Piscataway, NJ, U.S.A. — (METERING.COM) — January 14, 2010 – Work is underway for the formal recognition of the Distributed Network Protocol (DNP3), which is intended for smart grid and other applications in the energy and water sectors, as an IEEE standard, the organization has announced.
Designated as IEEE P1815™, the standard will promote interoperability across hundreds of operational systems with thousands of installed devices, as well as strengthening security protocols while maintaining compatibility with existing object models.
A multi-layered protocol, DNP3 is an extremely robust and flexible methodology for optimizing data transmission between mission critical devices in process automation settings. Most commonly found as an essential component in supervisory control and data acquisition (SCADA) systems, DNP3 facilitates communications between acquisition devices and control equipment.
Originally based upon standards set by the International Electrotechnical Commission (IEC) Technical Committee 57, Working Group 03, and further developed and maintained by the DNP3 Users Group, the protocol has been adapted to address new technologies and developments.
“DNP3 has proven to be a powerful and effective tool for streamlining and optimizing communications transmissions between central control systems and remote devices,” said H. Lee Smith, president of the DNP Users Group. “As we build and expand upon the firm foundation already laid, we expect IEEE P1815 to continue its successful trajectory, finding new and deeper relevance across a host of applications and industries.”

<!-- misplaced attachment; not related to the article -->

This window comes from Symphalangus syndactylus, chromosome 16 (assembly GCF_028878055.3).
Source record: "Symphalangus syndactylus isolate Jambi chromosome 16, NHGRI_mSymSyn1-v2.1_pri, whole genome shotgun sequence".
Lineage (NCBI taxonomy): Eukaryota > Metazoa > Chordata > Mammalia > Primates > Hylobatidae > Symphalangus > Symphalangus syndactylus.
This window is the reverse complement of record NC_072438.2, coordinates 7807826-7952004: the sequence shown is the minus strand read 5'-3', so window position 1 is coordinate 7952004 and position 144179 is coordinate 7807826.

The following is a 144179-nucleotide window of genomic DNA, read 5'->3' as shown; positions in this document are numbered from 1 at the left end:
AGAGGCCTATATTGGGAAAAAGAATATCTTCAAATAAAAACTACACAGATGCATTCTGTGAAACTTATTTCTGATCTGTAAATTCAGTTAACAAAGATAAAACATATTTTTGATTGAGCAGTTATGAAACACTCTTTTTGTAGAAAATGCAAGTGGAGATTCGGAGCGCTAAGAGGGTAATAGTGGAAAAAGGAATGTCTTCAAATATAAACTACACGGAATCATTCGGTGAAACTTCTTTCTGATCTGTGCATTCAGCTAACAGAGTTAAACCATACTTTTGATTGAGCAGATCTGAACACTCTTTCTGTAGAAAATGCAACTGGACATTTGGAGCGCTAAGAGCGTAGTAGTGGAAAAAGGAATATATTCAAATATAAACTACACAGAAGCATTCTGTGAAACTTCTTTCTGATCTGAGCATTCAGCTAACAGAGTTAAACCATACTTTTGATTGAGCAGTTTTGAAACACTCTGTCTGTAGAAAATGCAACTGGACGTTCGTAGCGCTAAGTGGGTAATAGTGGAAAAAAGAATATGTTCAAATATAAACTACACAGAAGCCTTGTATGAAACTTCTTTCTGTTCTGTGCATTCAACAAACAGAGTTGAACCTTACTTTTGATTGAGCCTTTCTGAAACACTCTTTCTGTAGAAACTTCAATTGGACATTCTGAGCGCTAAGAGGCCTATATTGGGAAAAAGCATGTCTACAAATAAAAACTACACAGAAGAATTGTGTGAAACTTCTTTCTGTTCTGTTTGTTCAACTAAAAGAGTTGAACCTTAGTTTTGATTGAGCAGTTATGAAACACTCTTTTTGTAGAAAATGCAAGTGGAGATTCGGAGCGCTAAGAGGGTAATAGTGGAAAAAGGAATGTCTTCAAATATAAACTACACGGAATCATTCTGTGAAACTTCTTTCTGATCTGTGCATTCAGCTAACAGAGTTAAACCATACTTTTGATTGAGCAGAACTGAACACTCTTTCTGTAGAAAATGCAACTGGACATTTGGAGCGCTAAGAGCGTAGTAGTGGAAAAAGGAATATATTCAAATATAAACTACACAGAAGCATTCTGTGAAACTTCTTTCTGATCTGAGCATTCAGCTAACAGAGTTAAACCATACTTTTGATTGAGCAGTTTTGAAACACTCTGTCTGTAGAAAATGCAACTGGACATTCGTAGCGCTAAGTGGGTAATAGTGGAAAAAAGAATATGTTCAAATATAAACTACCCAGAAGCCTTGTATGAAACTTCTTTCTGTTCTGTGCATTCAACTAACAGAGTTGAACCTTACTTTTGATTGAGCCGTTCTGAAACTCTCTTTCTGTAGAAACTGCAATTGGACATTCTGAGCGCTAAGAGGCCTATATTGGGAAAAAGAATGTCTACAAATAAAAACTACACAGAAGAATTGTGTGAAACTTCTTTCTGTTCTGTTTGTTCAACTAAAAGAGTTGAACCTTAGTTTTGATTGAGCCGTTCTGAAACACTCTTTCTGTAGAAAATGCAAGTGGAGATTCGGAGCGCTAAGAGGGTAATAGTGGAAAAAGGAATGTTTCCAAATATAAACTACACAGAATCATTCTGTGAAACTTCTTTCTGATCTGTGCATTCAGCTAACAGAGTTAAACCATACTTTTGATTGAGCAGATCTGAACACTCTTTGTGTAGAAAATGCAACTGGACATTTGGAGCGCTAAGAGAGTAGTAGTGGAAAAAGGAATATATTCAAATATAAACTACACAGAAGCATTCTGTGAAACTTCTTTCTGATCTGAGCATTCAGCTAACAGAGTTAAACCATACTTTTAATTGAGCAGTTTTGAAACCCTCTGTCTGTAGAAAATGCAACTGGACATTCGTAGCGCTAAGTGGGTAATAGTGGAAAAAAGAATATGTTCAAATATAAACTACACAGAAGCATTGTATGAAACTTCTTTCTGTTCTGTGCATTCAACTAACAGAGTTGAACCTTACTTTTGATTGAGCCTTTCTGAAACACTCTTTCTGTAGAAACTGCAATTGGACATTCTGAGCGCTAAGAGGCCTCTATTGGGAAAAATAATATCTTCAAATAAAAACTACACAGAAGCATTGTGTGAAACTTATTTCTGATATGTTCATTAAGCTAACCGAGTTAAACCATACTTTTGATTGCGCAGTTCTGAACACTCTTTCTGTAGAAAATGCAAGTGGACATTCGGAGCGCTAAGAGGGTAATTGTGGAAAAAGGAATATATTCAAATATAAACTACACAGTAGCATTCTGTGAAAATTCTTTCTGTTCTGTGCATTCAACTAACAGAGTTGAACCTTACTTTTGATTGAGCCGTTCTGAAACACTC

IEEE P1815 received Project Authorization Request (PAR) approval from IEEE’s Standards Board in early December 2009, greenlighting the project for further development. Led by the IEEE P1815 Work Group (WG), the standard’s continued development and expansion will be performed in collaboration with the DNP3 Users Group. The IEEE P1815 WG will evaluate proposed features and additions, integration of existing and emerging communications architectures, and increasing levels of interoperability between operational networks and device types. The joint IEEE P1815 WG/DNP team has also been tasked with the preservation of backwards compatibility to the devices already in service and the creation of data profiles in formats that can be mapped to IEC 61850 Object Models.
Additional areas of focus for the IEEE P1815 WG/DNP team is the completion of existing security protocols to address emerging cyber security threats and designing of new frameworks allowing the standard to be easily deployed in smart grid applications. With the increasing frequency of sophisticated cyber attacks, enhancing data and communications security is a top priority. As a result, the team will incorporate state-of-the-art security technologies within the standard in order to mitigate such threats.
As the standard is expected to play a significant role in the emerging smart grid, the IEEE P1815 WG/DNP team’s efforts will also center on the development of flexible, yet robust architecture designed to streamline deployment in smart grid applications.
The IEEE P1815 WG will continue the standard’s development through early 2010, with ratification targeted for mid-2010.